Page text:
• Empathy – ethnographic tools and methodologies are essential to develop a human-centric comprehensive sense of who the customer is, how and why they behave the way they do and what their needs are. These tools are common in a co-creation community, since members are on-demand long term, allowing you to truly get to know them. This research can be infused into the product development cycle to create products and services which touch on the emotions expressed by the customer. More specifically, how they feel about something. Once you understand how your customer feels, your innovation becomes much more aligned with a human-centric perspective versus a technological one. By getting to know your customer, brands can capture customers’ hearts.
  • Definition – by interrogating and observing your customers to get to know them, you can more accurately pinpoint and prioritize unmet needs. Studying your customers in this way enables you to tightly define a problem that needs to be solved through product innovation. The potential long-term nature of a market research online community (MROC)itself to getting to know the customers intimately over an extended period which thus enhances your understanding how they feel. And it will elucidate what they may be missing in their lives.
  • Ideation – ideas for new products can be presented to – and more importantly by – the customers themselves, and then collaboratively built into concepts, again by the customer. Here, co-creation communities deviate sharply from typical (MROCs). MROCs tend to flow reactively whereas co-creation communities proactively focus on how to collaboratively create an idea that can be turned into a concept, and then improved through the iterative process.. Moreover, this collaborative aspect brings the stakeholders into the role of active participants (we call this CrowdWeaving® ) which brings an added dimension of focus to the ideation.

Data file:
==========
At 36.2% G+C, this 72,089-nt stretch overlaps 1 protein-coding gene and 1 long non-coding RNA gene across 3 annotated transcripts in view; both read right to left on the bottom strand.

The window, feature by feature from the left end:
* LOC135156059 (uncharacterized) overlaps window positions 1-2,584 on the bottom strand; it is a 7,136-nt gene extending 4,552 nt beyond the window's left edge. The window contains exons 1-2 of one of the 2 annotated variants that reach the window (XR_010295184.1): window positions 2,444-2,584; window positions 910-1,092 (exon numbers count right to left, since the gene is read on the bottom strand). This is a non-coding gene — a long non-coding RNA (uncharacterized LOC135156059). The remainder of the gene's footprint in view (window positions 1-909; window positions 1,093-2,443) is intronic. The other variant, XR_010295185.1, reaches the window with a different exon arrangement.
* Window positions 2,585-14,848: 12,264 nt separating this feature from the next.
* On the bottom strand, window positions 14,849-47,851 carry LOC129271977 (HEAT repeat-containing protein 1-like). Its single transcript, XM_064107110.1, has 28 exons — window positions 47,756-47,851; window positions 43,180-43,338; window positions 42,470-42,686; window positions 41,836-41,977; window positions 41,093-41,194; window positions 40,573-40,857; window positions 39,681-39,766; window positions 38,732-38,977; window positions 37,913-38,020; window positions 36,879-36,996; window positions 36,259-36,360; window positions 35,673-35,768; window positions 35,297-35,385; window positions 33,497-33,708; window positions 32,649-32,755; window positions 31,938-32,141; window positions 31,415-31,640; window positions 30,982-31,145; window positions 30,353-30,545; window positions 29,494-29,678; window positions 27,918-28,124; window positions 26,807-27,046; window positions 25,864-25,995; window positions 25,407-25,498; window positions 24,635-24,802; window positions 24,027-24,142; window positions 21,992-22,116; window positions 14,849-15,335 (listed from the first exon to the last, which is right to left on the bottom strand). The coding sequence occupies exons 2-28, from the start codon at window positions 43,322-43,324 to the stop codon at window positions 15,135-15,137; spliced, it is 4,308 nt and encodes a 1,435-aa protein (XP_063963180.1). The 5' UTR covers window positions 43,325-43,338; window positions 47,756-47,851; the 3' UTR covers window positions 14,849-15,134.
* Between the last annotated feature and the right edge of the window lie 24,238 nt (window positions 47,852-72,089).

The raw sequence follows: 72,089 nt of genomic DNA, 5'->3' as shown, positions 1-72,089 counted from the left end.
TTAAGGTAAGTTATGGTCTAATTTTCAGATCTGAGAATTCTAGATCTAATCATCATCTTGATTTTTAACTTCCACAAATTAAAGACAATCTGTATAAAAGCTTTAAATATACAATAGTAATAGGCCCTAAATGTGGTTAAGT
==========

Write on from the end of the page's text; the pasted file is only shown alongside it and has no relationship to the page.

• Prototyping & Testing – streamlining and operating multiple processes in parallel accelerates product development and reduces costs. As such, prototyping and testing are often conducted at the same time together with both customers and stakeholders. More importantly, this is typically done throughout the entire product development process so that ideas can rapidly evolve through iterative refinement going back and forth externally with the customer community and the internal stakeholders. Community members are ready and available around the clock and are willing to help the client throughout this entire iterative testing process, to help bring a viable product to life. It’s essentially build, test, repeat over and over again in a seamless fashion that leverages flexibility as a lever to ensure customers can participate as they choose to do so.

Design thinking is a rigorous, proven and repeatable approach to new product development. Applying its key elements of empathy and customer-centricity through co-creation communities can expedite innovation. Additionally, online co-creation communities foster meaningful relationships between stakeholders and customers which later drives loyalty, brand championing, word-of-mouth referrals and other benefits which all have commercial implications. The best marketing research process for product development is co-creation because it incorporates all the critical elements of design-thinking and puts understanding how the customer feels at the core of every activity.

Foster